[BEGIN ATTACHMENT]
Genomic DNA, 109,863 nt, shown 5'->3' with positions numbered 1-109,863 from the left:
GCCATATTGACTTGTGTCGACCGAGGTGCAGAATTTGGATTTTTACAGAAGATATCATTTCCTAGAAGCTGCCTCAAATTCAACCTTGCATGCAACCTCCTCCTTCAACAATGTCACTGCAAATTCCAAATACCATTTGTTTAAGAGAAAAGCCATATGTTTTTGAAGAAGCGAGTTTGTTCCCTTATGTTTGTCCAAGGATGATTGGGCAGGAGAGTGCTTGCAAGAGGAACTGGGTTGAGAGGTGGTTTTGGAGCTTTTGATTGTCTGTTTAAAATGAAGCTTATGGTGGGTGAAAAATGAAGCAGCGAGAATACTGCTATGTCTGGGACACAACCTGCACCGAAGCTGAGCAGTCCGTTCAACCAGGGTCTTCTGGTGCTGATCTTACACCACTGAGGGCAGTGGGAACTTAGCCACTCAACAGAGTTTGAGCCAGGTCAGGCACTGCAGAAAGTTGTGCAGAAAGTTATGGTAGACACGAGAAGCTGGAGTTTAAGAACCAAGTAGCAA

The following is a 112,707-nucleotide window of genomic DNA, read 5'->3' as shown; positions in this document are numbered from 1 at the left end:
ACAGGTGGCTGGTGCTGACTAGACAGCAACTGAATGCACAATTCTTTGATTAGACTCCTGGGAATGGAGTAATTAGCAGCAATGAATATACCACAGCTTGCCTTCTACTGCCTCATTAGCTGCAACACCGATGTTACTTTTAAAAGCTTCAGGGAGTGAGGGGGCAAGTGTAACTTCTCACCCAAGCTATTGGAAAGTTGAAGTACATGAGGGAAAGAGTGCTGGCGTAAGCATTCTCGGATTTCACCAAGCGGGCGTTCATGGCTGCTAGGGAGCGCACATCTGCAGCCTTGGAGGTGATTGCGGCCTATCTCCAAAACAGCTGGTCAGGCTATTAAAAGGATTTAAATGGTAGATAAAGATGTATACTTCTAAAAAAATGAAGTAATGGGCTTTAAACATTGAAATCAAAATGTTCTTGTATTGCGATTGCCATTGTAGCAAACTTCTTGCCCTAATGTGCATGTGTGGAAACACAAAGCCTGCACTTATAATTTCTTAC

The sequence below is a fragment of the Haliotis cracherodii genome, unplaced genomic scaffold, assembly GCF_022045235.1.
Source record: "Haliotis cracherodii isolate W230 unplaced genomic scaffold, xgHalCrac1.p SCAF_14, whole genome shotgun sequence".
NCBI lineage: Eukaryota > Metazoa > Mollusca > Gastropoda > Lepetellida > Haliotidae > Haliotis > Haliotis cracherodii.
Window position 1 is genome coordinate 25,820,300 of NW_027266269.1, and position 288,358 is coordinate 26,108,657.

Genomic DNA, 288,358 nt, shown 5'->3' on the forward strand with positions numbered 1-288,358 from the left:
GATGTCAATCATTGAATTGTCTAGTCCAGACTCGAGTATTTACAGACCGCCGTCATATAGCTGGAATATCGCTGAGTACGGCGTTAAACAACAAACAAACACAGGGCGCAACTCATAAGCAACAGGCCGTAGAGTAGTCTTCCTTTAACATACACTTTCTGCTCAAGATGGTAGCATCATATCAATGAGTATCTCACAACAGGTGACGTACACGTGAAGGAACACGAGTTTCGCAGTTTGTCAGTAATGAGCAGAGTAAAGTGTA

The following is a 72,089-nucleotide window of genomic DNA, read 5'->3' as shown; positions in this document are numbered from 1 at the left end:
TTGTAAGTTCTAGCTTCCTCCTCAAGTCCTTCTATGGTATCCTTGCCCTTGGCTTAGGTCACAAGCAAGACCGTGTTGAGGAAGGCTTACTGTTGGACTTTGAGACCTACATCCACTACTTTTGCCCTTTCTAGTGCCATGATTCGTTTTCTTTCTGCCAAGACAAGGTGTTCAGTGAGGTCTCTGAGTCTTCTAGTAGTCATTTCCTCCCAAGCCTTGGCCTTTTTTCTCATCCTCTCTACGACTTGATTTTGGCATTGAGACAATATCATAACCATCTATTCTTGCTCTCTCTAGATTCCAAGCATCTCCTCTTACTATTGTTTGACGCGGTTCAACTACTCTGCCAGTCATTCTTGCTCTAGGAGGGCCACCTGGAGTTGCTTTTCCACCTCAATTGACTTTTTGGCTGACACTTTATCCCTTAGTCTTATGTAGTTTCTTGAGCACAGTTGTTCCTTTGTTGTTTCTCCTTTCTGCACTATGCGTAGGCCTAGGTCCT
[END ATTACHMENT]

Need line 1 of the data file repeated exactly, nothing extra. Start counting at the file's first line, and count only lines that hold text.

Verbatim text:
Genomic DNA, 109,863 nt, shown 5'->3' with positions numbered 1-109,863 from the left: